Kawasaki EX250 Ninja

From CycleChaos
Jump to navigation Jump to search
Kawasaki EX250 Ninja
Also called EX 250 Ninja
Production 1986 - 89
Class Sportbike
Four stroke . parallel twin, DOHC , 4 valve per cylinder
Compression ratio 12.4:1
Top Speed 152.7 km/h / 94.9 mph
Ignition Electronic advance
Battery YUASA YB9L-A2 `86-87[1]
Transmission 6 Speed
Final Drive Chain: 520 `86-87[1]
Frame Tubular diamond design
Suspension Front: Telescopic forks
Rear: UNI-TRAK single shock
Brakes Front: Single 260mm disc
Rear: Single 230mm disc
Front Tire 100/80-16
Rear Tire 130/80-16
Wheelbase 1400 mm / 55.1 in
Seat Height 740 mm / 29.3 in
Weight 138 kg / 304 lbs (dry), 160 kg / 355 lbs (wet)
Recommended Oil K-tech 10W-40
Fuel Capacity 18 Liters / 4.7 US gal
Manuals Service Manual

It could reach a top speed of 152.7 km/h / 94.9 mph.


The engine was a Liquid cooled cooled Four stroke . parallel twin, DOHC , 4 valve per cylinder. The engine featured a 12.4:1 compression ratio.


Power was moderated via the Wet, multi-disc, manual, cable-actuated.


It came with a 100/80-16 front tire and a 130/80-16 rear tire. Stopping was achieved via Single 260mm disc in the front and a Single 230mm disc in the rear. The front suspension was a Telescopic forks while the rear was equipped with a UNI-TRAK single shock. The EX250 Ninja was fitted with a 18 Liters / 4.7 US gal fuel tank. The bike weighed just 138 kg / 304 lbs. The wheelbase was 1400 mm / 55.1 in long.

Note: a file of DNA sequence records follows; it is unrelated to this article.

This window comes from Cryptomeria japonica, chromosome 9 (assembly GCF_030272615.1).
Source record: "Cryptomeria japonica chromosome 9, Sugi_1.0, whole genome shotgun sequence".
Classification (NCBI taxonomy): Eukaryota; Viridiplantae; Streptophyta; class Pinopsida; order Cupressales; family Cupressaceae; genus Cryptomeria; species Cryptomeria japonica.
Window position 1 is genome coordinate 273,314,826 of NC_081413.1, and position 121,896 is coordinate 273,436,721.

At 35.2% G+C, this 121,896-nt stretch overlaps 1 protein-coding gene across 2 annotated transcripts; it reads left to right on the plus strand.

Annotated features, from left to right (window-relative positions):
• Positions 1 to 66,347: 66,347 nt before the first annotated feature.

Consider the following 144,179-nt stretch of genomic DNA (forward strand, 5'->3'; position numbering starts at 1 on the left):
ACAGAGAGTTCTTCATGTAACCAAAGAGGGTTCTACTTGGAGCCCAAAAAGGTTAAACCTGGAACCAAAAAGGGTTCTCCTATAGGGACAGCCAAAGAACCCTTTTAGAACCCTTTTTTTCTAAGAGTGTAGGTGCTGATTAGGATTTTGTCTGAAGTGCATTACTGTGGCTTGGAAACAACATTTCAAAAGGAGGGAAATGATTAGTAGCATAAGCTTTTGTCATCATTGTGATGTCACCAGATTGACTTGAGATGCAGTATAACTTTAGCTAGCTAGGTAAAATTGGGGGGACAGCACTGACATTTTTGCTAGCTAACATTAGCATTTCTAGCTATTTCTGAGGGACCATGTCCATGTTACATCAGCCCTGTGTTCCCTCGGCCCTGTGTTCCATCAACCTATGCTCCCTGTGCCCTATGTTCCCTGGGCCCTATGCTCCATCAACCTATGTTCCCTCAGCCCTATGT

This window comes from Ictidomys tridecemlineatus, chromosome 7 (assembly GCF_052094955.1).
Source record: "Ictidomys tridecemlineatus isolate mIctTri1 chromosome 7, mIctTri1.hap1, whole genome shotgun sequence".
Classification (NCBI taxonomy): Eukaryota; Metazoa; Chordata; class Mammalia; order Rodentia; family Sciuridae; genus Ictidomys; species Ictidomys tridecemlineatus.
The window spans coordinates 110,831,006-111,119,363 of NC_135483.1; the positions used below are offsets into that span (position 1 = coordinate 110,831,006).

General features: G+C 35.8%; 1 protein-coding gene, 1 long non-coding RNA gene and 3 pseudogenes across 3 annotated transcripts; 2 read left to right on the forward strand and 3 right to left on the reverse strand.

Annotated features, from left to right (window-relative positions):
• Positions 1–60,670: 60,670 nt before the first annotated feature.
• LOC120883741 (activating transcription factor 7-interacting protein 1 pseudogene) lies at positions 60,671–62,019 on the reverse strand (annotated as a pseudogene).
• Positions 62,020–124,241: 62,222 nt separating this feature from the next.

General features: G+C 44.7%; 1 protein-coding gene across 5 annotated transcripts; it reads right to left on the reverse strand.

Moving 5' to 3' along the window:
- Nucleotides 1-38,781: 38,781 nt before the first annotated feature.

Kawasaki EX250 Ninja Kawasaki EX250 Ninja Kawasaki EX250 Ninja


Kawasaki GPX 250R / ZZR 250 / EX250 Ninja

The Kawasaki Ninja 250R (codenamed EX250; previous generations had market-specific names) is a motorcycle in the Ninja sport bike series from the Japanese manufacturer Kawasaki originally introduced is 1986. As the marque's entry-level sport bike,[1][2] the motorcycle has undergone few changes throughout its quarter-century lifetime, having received only three substantial redesigns. In some markets the Ninja 250 has been succeeded by the Ninja 300. Since 2008, the bike is marketed as the Ninja 250R in all markets. It is also referred to by its platform designation, EX250, to which a generational suffix is attached. In the United States, previous models (EX250-E/F/G/H) were already being marketed as members of the Ninja family of , while outside of the U.S. the bike was known variously as the ZZR-250, ZX-250, or as the GPX-250R. One of the earliest models, the EX250-C, was given the name GPZ-250.